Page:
No time period has ever tested the legacy cannabis market’s small pot farmers as 2021 has, and those who have made it through the storm are thrilled with the opportunity to put up a new calendar.
And we are not just talking about the legal market.
As the underground market that backbones so many places in California continues its collapse, many communities are feeling the hit of small to medium size growers having a lot more trouble contributing to their local economy. There is simply not as much money to go around in the flooded market that we first spoke about in the Mendocino Dep Report early in the summer.
The amount of cannabis that was still unsold at the time of the first major harvest of 2021 was scary to insiders who knew that was a rap for last year’s crop that still remained. Once the deps dropped, those pounds are basically unsellable. Most of the time, going into the big light dep harvest is what’s called the drought and you’re down to the slimmest pickings of the year. There is still weed available, but the good stuff has been gone for a while.
But there was no drought in 2021. We could barely find dry socks. There was even weed that didn’t suck. Some argue mega-farms backdoored legal products that ended up diminishing the price in California’s underground economy. If the people that focus their lives on growing the best pot possible were able to fool METRC, imagine what a professional corporate class con man could do with a full vertical, meaning they grow, distribute and have a retail or delivery service. You could really make a lot of weed spreadsheet magic happen at different points in a supply chain you’re in complete control of.
Some people didn’t even harvest their crop. It wasn’t worth it because the price was so low.
Those who had played their chips on the drought in past years got hit extra hard. In the past, there had been value in storing your cannabis through the winter to beat the prices of the initial wave of the main harvest in Croptober. Unfortunately, if you’re a small pot farmer, prices remained bottomed out and then got even worse.
The economics of a once sound plan for your harvested pot were cut to shreds by a new reality that many would blame on legalization. But it’s a bit more complex than that. When many voted for Prop. 64, they thought they were voting for a plan to bring communities hurting the hardest in 2021 into the light.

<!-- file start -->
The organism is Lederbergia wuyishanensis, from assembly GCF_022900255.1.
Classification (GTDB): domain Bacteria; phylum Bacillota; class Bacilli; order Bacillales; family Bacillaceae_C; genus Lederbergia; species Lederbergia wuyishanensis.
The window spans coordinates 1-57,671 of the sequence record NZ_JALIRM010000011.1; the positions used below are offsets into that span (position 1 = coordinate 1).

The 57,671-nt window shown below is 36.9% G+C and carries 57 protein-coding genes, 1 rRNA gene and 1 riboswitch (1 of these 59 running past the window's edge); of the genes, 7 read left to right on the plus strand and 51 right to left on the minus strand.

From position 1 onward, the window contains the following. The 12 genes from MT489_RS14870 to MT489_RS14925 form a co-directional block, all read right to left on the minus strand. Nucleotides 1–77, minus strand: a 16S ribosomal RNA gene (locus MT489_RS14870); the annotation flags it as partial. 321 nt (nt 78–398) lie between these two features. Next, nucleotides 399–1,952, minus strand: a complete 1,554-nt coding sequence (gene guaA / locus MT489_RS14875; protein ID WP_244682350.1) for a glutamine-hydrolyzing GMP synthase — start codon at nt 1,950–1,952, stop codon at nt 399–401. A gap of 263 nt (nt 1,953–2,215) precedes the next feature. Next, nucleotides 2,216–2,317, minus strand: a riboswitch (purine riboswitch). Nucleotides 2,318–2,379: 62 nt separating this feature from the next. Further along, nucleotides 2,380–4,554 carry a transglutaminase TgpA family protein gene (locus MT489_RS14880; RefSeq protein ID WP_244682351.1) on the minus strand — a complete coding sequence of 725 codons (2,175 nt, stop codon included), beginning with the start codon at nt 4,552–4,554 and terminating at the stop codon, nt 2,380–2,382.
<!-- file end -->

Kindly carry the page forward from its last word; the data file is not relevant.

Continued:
But as implementation moved forward and legalization was merged with the state’s already forthcoming medical marijuana revamp, it didn’t seem like it was built for the small farmer to win. To this day, some still search for signs it may have been.
There are a lot of places people are pointing blame. Some point to not protecting legacy farmers by allowing people to stack permits, thereby creating mega-farms. Others might blame high taxes, and there are a couple of schools of thought on the subject.
Some would argue that lowering cannabis taxes is a Band-Aid until a wider marketplace opens up for legacy farmers where names like Los Angeles, Humboldt and Mendocino are going to undoubtedly drive a higher price point. In that sense, tax relief is just a piece of the life raft that will keep farmers afloat until they can ship their cannabis domestically or abroad. The other argument is cannabis is taxed at a higher rate than any agricultural commodity, with the taxes on pounds of trim running more than the actual cost of the product itself.
Nobody is wrong here.
What they all likely agree on is they’re thankful to say goodbye to 2021. While nobody presumes 2022 will be much easier, the predictions of 2021 came true. It makes it easier to have confidence in the predictions for 2022, even if they aren’t bright.
The only thing that stands true is that the heat can walk on water. No flood will diminish the demand for the world’s finest cannabis regardless of the marketplace. There will always be demand for the highest quality cannabis on the planet.
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